The opposite of too big to fail is not too small to matter. Growing our own did not become obsolete with medical marijuana. Home-grown, human-owned businesses of fewer than 50 employees make or break the Colorado economy. Luring much larger companies to relocate to Colorado, however, traditionally dominates our economic development plans.
Colorado Governor John Hickenlooper's "number one priority is to build an 'Economic Development Plan' from the bottom-up and chart a course for economic revival county by county in Colorado." I know this because I have his memo telling me so, and because I attended one of his nine "Bottom-Up" work sessions.
The Bottom-Up initiative is supposed to mark a new approach to economic development involving local business owners in the process. At the session I attended, however, the usual suspects -- politicians, big business lobbyists, and the economic development experts behind our traditional lure-them-here-with-tax-breaks plans -- dominated the room. The folks who work for or own the smaller companies that will lead the state out of this mess, just as they always have, were not well represented.
A business that will move for one tax incentive will move again for a bigger one. Taking an even bigger view, moving companies from one state to another is a zero sum game for our country. If we don't add new jobs, we all lose. The engine of job growth is small business -- President Obama acknowledged that again yesterday in Ohio. I don't have the strength to tackle our nation's small business efforts (the SBA thinks a company with 500 employees is a small business, for crying out loud), but I think I have a chance to help Colorado.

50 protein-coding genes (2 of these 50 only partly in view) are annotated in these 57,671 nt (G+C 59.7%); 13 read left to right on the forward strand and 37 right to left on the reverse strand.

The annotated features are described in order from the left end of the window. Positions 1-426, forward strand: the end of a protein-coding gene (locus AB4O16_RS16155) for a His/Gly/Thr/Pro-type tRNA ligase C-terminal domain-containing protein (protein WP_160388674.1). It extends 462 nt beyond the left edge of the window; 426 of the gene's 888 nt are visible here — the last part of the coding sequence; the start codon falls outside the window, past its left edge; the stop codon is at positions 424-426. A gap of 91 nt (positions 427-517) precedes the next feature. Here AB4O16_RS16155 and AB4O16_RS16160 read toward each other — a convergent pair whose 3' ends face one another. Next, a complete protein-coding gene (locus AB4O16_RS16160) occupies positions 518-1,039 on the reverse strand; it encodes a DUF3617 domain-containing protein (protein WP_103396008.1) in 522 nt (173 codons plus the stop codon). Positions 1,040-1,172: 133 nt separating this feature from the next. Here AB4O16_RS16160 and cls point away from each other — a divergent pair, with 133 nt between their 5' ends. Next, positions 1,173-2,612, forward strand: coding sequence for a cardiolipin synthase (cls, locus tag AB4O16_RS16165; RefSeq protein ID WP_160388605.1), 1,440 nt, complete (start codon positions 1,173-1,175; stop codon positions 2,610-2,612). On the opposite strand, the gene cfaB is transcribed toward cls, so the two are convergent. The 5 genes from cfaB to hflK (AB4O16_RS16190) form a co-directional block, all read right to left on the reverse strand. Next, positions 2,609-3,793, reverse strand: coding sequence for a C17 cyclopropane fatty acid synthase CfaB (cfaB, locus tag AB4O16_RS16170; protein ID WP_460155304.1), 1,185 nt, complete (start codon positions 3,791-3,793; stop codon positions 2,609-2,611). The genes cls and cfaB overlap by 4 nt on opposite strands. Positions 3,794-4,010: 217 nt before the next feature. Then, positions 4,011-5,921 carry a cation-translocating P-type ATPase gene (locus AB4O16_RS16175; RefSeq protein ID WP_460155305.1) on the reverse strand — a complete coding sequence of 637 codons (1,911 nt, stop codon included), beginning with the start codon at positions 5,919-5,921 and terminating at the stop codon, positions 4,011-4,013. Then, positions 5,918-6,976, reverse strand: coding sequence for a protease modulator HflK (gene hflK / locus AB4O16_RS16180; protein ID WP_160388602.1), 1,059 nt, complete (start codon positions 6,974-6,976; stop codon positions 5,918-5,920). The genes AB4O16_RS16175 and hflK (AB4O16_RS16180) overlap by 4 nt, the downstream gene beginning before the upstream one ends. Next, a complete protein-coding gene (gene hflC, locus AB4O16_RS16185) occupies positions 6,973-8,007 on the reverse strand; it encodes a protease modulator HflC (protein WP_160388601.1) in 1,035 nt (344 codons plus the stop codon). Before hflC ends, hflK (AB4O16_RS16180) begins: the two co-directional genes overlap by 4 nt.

That why I am asking my readers, friends, and clients to tell Governor Hickenlooper what you think Colorado should be doing to better support small to medium companies. The Bottom-Up plan includes a survey that will be closing soon. Please go to the survey now and participate in the process. Take advantage of the open-ended questions and the "other" blanks to tell the State what it needs to hear. We can add more jobs helping established small to medium Colorado companies than we ever will chasing big companies.
Last year I saw In the Heights at the Denver Center for the Performing Arts. At the center of this musical, set in New York City's Washington Heights neighborhood, are three small businesses. The owner of one, a bodega -- a convenience store, has to decide whether he should leave and start a new business elsewhere, or stay and work to improve his business, and thus his neighborhood. Ultimately, he chooses to stay because, as he says, "I'm home."
So it is with Colorado's human-owned business.